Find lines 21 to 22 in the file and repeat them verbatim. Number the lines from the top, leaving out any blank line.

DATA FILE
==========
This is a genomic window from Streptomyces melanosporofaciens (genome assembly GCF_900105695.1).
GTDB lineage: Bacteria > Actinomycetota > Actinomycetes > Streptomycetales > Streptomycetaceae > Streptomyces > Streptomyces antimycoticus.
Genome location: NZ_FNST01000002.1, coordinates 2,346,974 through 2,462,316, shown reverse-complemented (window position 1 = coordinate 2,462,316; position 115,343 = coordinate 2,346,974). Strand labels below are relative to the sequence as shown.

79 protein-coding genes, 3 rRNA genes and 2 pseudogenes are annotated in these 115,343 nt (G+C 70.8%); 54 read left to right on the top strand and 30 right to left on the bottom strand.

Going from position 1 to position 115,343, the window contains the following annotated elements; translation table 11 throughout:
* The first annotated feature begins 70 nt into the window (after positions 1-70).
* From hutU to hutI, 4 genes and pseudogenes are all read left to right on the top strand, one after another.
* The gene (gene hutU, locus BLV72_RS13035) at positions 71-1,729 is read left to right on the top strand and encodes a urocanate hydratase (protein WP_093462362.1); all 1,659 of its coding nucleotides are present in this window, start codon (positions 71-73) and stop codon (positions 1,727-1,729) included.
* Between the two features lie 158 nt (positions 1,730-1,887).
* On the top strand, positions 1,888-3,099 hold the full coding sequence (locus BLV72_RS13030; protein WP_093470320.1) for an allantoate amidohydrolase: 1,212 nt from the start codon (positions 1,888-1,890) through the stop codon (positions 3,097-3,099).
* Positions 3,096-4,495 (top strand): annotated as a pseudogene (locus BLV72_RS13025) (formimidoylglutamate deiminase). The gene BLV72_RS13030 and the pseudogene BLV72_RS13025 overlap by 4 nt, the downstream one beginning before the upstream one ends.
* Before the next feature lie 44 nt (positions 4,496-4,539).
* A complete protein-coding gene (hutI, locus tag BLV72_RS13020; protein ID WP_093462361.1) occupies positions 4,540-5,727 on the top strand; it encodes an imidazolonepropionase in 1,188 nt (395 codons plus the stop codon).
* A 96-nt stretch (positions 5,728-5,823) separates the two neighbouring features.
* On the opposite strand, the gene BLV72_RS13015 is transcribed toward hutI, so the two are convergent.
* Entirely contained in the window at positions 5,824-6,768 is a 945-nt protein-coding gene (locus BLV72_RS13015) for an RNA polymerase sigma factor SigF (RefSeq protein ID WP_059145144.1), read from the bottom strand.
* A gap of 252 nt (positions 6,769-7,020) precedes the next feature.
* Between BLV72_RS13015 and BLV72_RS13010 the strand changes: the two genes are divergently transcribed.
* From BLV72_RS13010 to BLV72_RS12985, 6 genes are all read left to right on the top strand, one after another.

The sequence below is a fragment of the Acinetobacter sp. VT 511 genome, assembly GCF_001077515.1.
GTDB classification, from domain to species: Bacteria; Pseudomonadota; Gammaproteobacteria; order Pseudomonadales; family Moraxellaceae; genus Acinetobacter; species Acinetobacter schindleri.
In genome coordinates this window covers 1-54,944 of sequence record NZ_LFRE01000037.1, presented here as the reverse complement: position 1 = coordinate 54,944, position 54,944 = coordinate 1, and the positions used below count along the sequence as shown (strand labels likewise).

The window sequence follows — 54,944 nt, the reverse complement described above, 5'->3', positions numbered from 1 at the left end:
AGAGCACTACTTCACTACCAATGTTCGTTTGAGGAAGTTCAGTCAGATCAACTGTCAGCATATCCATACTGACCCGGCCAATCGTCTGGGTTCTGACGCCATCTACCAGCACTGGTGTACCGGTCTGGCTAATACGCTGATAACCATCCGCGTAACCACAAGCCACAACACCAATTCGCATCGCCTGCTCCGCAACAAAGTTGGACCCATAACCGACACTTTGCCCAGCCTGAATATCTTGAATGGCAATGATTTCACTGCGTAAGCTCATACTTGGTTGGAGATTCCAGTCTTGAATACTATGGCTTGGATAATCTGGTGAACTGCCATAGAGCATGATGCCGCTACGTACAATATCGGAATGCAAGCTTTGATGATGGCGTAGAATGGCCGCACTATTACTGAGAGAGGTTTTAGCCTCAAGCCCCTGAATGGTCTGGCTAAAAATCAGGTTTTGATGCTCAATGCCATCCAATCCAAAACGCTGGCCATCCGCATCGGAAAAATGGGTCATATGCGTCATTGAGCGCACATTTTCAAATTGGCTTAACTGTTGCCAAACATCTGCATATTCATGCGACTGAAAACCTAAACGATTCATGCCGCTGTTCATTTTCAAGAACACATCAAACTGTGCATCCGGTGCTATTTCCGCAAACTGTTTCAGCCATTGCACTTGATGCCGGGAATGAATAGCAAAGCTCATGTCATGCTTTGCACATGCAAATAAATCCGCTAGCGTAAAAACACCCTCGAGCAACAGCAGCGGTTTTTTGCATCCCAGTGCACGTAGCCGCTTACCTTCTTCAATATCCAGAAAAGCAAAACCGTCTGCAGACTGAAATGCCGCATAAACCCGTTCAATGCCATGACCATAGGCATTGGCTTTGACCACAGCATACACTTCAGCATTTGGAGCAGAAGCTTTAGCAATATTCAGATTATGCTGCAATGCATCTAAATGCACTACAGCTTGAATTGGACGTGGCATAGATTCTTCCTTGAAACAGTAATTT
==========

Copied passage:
GTDB classification, from domain to species: Bacteria; Pseudomonadota; Gammaproteobacteria; order Pseudomonadales; family Moraxellaceae; genus Acinetobacter; species Acinetobacter schindleri.
In genome coordinates this window covers 1-54,944 of sequence record NZ_LFRE01000037.1, presented here as the reverse complement: position 1 = coordinate 54,944, position 54,944 = coordinate 1, and the positions used below count along the sequence as shown (strand labels likewise).